PREPUBLICATION COPY, Uncorrected Proofs 3 Patient Perspectives on Data Needs This chapter summarizes data needs conveyed by patient organizations. Speakers in this session were asked to focus on the questions below. The brief overview of the input received from the presenters is followed by the committee’s conclusions. – Looking ahead, what are the main data needs? – What are the implications of the (recently broadened) statutory scope for patient- centered outcomes research (PCOR)? – What questions cannot be answered and who is not served by the current PCOR data infrastructure? – What new data sources could be incorporated into the PCOR data infrastructure? – What data capacity challenges is the Department of Health and Human Services (HHS) best positioned to address in the context of its public mission, authorities, programs, and data resources? Rebekah Angove shared her perspective based on her role as vice president for patient experience and program evaluation at the Patient Advocate Foundation (PAF), a nonprofit organization that provides case management services and financial aid to those with chronic, life- threatening, and debilitating illnesses. Angove also previously served as engagement director of REACHnet, a clinical research network that is part of the National Patient-Centered Clinical Research Network. As part of its work focused on assisting patients, PAF also collects data from patients with the goal of translating evidence into research and policy work focused on improving health care and the patient experience. Angove said that because PAF works with patients who experience access and affordability challenges, its patient and caregiver network represents populations that are often underrepresented in research initiatives because they are underinsured or uninsured and, consequently, are less likely to be represented in large health care systems that have robust data collections and clinical trials. Angove discussed challenges associated with obtaining patient agreements for participating in data collection as well as broader engagement in research. PAF’s experience and the research it has done on this topic indicate that most patients have a very limited understanding of research, and especially of terminology such as “comparative effectiveness” research and “patient-centered outcomes” research. Patients are also often confused or uninformed about how research data are used and the implications of giving their consent for the use of their data. She argued that confusion in these areas leads to mistrust or distrust. Angove highlighted several characteristics of meaningful patient engagement. First, she noted that engagement requires careful thinking about the range of experiences that are included in order to achieve representativeness. Beyond the dimensions of diversity discussed in Chapter 1, diversity along additional dimensions such as treatment experiences, life experiences, urban vs. rural, and ability to pay for and access health care also need to be represented. If the patients engaged in and contributing to research are not representative of a broad range of experiences, the findings could exacerbate disparities. Angove also underscored the role transparency plays in meaningful patient engagement. This means being clear about who owns the data and how the 21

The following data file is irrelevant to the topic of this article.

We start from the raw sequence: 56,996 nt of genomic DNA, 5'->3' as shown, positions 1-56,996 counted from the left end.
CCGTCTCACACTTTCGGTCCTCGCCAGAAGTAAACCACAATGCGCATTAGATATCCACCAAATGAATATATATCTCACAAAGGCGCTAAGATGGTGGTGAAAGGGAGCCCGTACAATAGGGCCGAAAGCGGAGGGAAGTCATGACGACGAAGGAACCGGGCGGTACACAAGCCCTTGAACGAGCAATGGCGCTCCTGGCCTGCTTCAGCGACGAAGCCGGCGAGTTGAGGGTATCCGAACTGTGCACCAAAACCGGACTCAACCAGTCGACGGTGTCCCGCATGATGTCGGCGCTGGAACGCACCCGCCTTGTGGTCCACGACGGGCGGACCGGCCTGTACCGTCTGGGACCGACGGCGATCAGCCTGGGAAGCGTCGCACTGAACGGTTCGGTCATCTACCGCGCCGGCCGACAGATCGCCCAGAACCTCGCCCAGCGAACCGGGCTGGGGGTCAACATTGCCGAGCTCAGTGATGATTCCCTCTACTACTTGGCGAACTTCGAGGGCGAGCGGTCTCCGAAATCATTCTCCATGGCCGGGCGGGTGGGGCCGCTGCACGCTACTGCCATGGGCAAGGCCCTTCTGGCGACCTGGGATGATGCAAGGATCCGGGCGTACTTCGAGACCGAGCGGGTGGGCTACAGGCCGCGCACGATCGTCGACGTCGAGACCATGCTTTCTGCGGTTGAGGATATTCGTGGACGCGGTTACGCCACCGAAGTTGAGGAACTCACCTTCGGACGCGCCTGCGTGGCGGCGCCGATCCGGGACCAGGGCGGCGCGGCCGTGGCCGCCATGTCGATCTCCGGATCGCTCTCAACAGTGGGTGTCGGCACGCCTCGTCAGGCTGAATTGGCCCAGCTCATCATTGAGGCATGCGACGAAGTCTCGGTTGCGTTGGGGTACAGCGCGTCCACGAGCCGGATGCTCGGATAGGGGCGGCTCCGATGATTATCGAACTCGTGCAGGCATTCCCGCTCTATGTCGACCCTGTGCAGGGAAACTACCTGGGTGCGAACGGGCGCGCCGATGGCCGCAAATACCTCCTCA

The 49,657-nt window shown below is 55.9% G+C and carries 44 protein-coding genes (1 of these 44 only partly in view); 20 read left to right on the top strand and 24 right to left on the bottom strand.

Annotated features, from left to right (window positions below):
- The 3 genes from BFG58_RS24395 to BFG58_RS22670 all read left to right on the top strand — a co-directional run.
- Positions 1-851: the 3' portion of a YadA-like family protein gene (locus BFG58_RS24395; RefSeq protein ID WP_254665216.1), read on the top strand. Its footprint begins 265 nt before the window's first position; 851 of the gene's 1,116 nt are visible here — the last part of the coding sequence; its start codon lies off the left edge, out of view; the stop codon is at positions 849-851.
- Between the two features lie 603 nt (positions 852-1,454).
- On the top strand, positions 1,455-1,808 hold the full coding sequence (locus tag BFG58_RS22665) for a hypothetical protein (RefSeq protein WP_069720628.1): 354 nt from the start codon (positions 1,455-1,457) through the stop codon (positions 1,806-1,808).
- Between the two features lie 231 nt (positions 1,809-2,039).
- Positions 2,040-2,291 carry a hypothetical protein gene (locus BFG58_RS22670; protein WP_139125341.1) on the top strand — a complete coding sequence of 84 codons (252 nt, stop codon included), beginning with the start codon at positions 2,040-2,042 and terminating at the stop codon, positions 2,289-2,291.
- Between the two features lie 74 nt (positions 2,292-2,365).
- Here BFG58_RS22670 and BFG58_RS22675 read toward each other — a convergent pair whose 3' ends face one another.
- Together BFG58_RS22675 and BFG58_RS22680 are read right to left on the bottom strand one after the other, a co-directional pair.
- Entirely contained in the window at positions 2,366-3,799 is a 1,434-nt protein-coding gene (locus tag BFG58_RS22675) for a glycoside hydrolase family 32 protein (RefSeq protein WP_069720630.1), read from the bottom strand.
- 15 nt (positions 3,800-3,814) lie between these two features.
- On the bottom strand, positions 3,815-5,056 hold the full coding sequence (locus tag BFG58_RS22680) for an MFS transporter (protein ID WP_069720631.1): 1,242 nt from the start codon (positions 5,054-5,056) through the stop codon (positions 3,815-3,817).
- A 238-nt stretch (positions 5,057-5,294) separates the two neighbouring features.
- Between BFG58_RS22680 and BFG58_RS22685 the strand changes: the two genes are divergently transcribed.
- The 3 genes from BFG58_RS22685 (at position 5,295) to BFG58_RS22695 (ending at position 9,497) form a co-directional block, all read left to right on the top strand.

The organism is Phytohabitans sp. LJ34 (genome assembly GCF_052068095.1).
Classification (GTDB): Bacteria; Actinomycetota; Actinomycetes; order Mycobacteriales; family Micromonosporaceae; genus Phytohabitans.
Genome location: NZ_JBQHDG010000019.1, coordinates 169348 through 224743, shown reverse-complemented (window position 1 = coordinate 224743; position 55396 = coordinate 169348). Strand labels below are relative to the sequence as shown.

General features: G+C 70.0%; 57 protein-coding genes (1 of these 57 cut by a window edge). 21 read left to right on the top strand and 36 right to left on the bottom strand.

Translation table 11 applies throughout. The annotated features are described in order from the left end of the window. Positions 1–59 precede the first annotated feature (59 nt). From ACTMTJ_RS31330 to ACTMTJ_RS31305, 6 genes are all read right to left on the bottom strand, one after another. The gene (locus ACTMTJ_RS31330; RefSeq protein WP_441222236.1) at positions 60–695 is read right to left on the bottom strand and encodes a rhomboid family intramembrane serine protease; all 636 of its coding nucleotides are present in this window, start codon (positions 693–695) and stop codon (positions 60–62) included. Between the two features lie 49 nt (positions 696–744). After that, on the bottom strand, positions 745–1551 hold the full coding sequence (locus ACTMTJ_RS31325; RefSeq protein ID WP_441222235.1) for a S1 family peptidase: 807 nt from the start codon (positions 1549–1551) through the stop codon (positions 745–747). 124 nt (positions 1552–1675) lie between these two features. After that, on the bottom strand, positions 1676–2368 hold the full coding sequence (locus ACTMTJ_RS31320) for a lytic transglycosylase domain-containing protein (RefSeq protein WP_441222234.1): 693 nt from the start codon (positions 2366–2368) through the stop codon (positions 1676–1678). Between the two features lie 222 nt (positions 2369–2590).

PREPUBLICATION COPY, Uncorrected Proofs data are being used, as well as better communication about how patients are involved in the process. Angove argued that meaningful patient involvement means involvement in all activities that are part of PCOR, and not just involvement in an activity that is specifically carved out for patient involvement (for example, recruitment and patient committees). For example, patients could be more involved in conversations about methodology, about how the results are interpreted, or about how information about the research is communicated. Angove emphasized that the fact that the data are patient-reported does not necessarily mean they are patient- centered. Validated measures for patient reported outcomes (PROs) have historically been developed without patient involvement. For example, when patients are involved in projects, they often point out issues related to the PRO measurement scales that are used, but ultimately their input is not incorporated because researchers are reluctant to deviate from PRO measures that have been validated. Another aspect of meaningful patient engagement discussed by Angove is training in how research is done, not only for patients but also for the researchers themselves, as well as policy makers and health care workers. This is particularly important given the sensitive nature of the health information that patients are being asked to share. Angove also emphasized the importance of communicating to patients the value of their contributions. Gary Epstein-Lubow, Brown University, discussed his experiences as team leader for the stakeholder engagement team for the National Institute on Aging’s Imbedded Pragmatic Alzheimer’s Disease and AD-related Dementias Clinical Trials Collaboratory (IMPACT Collaboratory). The IMPACT Collaboratory’s goal is to build the nation’s capacity to conduct pragmatic clinical trials of interventions imbedded within health care systems for people at risk of dementia, people living with dementia, and their family members and care partners. While there are no disease-modifying treatments available for dementia, nonpharmacologic interventions show promise, although they have had limited adoption. Epstein-Lubow said that to address this, embedded pragmatic clinical trials (ePCTs) need improved patient-centered outcomes data that are systematically available. Patients and caregivers are important stakeholders who provide input to the trial implementation, and the interventions need to be integrated into the routine clinical flow and not add a reporting burden. To do this, it is essential for electronic health records to capture patient-centered outcomes in a systematic way, with special attention paid to confirming that data are collected from underrepresented groups and groups disproportionately harmed by dementia. Finally, outcomes of ePCTs must be relevant and usable by decision makers, including health care systems. Epstein-Lubow said that there are special considerations for ePCTs when it comes to dementia research. From the perspective of patients, applicable ethical considerations and regulations deserve particular attention, because people living with dementia are a vulnerable population and there are questions about their capacity to provide informed consent and to self- report their preferences. Another area that deserves attention is the role of care partners and family members, including the potential for linking caregiver data with patient data. Concerning data needs in the area of dementia, Epstein-Lubow highlighted five needs, namely the need for: – information that can lead to improvements in person-centered care; – improved reporting on functional status, including physical, social, occupational, and emotional functioning, in addition to cognitive functioning; 22